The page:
Sports marketing agency Fast Track decided to adopt a disaster recovery strategy and build a colocation data centre for data recovery after the July 11, 2005, London bombings, which caused chaos and data loss for several businesses. With the implementation of the virtual colocation data centre, the company claims to have since cushioned itself against the likelihood of downtime and a £8,000- to £10,000-per-day loss if another disaster were to strike.
Fast Track manages and promotes events for broadcasters and governing bodies of sport to deliver programmes, including the U.K. Athletics and the Paralympic World Cups.
Based near St. James Park, London, Fast Track is used to experiencing power outages. The company and its surrounding area had previously experienced power overloads and workmen cutting through cables, so a business disaster recovery plan seemed to be a way forward.
"We wanted to get our data out of London, because the power prices are very high but also because of the threat of terrorism -- we felt our location was a high target," said Magnus Leask, IT director at Fast Track. "If the business was to go down, we would lose so much per day, we would go redundant -- we would lose about £10,000 a day in downtime."
Two years ago, the company deployed Neverfail for RIM BlackBerry and Neverfail ClusterProtector in both its physical data centre in London as well as its secondary virtual data centre in Maidenhead, Kent. The implementation was designed to provide continuous availability for its Microsoft Exchange environments, in addition to protecting key applications in its secondary data centre.
Fast Track's second data centre runs on VMware servers, with Neverfail included for failover operations from the physical primary servers to its virtual servers in the second data centre, which are managed by Connections for London (C4L).
Data recovery tools
Prior to its secondary virtual data centre, Leask said Fast Track depended on a tape data recovery strategy, which was time consuming and unreliable.
The company decided on Neverfail due to a function that allows failover and fail back. When required, the company can fail over operations and fail back to test how applications run on a virtualised platform. By failing over this way, Fast Track is able to "try before buying" and allows the IT team to gain confidence in how the businesses IT could eventually run on a fully virtualised platform.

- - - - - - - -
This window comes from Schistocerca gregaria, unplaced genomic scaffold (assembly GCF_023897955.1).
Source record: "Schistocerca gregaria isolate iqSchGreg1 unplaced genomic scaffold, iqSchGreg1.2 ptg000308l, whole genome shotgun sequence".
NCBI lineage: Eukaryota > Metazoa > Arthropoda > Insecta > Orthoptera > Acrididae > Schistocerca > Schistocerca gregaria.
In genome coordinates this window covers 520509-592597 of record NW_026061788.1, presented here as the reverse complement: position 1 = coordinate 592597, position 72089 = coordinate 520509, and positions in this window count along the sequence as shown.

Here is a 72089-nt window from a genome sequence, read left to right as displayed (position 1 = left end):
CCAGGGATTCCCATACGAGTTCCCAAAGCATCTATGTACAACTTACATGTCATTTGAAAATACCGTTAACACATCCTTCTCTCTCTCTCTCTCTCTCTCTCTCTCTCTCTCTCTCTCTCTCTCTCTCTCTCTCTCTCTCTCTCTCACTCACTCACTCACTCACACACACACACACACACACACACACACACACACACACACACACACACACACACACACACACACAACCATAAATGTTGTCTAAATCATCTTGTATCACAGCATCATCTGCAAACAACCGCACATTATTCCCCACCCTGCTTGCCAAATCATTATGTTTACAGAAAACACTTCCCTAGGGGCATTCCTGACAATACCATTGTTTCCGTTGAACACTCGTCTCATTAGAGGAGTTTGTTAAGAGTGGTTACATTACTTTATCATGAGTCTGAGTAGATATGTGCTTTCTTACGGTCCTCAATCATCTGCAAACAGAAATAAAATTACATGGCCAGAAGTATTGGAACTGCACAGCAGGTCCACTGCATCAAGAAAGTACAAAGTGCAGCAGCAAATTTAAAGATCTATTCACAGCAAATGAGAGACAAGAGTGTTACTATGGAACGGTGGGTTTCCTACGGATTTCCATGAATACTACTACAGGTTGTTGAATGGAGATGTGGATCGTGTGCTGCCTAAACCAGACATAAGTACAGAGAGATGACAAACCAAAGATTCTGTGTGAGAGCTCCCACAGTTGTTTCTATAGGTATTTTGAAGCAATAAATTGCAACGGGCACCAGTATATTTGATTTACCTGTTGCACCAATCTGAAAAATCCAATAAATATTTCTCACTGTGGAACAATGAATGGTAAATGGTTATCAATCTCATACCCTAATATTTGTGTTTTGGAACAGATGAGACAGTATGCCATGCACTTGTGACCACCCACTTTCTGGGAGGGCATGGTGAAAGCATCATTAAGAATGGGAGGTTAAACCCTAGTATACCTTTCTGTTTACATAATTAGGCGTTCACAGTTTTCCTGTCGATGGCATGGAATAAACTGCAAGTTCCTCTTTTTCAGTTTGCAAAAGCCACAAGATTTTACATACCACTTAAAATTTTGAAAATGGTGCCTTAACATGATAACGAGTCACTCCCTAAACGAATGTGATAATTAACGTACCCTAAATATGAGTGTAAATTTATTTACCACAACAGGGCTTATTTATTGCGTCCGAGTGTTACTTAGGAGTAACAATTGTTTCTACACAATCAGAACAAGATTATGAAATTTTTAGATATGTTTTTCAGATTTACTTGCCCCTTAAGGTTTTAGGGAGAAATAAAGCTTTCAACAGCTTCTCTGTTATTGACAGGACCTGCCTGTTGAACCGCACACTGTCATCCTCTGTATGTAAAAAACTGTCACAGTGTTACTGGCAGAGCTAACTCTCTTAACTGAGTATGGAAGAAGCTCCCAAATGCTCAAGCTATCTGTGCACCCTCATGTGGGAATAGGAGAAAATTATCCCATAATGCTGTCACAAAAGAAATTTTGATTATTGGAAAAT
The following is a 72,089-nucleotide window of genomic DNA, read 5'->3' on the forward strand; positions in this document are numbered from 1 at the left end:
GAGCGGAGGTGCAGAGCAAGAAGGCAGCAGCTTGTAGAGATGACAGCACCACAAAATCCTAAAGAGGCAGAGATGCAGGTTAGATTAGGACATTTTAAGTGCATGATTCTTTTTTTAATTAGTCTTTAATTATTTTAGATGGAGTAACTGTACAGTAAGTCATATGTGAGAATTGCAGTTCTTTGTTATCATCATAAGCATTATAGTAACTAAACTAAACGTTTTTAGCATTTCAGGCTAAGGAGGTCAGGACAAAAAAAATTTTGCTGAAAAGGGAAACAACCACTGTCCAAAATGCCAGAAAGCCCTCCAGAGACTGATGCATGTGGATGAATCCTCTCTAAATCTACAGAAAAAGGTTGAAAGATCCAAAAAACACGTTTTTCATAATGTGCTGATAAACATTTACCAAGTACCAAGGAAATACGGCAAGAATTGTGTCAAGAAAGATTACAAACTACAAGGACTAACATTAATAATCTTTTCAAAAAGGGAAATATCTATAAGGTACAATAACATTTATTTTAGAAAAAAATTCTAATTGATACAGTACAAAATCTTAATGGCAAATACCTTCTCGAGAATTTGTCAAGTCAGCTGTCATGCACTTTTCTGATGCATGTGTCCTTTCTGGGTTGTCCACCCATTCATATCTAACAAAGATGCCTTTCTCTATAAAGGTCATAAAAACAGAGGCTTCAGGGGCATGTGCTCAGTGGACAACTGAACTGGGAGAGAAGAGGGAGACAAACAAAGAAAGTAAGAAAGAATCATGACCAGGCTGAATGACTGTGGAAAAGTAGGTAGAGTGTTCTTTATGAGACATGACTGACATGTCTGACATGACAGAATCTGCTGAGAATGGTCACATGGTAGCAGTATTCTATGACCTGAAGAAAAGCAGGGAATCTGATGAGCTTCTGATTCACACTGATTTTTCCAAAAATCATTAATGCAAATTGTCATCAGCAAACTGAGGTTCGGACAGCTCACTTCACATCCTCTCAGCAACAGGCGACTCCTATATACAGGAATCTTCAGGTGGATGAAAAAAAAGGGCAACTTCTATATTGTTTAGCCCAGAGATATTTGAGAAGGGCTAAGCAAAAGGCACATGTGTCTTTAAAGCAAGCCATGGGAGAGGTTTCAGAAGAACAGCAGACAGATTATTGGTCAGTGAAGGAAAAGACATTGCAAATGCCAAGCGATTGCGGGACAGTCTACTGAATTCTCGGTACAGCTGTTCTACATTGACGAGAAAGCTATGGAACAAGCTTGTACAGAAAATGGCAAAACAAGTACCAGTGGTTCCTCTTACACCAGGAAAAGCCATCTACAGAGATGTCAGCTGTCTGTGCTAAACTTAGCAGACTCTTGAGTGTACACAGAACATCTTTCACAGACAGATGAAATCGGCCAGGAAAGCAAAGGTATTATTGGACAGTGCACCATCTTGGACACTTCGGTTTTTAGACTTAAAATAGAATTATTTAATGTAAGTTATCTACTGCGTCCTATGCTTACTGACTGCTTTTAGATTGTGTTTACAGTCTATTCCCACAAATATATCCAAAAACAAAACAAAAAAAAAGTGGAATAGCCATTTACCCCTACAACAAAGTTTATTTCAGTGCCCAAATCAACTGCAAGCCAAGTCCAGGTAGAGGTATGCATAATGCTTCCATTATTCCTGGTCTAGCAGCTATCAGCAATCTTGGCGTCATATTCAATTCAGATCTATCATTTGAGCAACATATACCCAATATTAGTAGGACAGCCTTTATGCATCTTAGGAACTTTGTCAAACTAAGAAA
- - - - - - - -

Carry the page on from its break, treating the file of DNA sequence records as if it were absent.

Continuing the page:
"We were worried how to roll back to our primary data centre," he said.
Leask said Fast Track has approximately 180 staff members, 130 of which are based in its London offices. The company also has offices in Portsmouth, Glasgow, Bournemouth, Madrid and Abu Dhabi.
"We have offices in several locations around the world, so that means different time zones and even different working weeks. We need a high level of service for all of our events, whether that be email communication or access to our services round the clock," Leask said.
Colocation data centre services
Leask said Fast Track invested approximately £100,000 in capital for its second data centre, but by opting for colocation data centre services it was cheaper than if the company had attempted to put its own business recovery procedures in place. C4L charges for its services on a per-rack basis for power and cooling.
"We have a rack in Maidenhead. The equipment is ours, but the security, data centre power and cooling is down to C4L. It costs about £8,000 to £10,000 a year for the rental of their space, power and comms," he said.
Leask said that in the future, Fast Track will progress towards a fully virtualised environment in both its primary and secondary data centres, as virtual servers have proven cheaper to run and have lowered the company's carbon footprint.
Kayleigh Bateman is the site editor for SearchVirtualDataCentre.co.uk.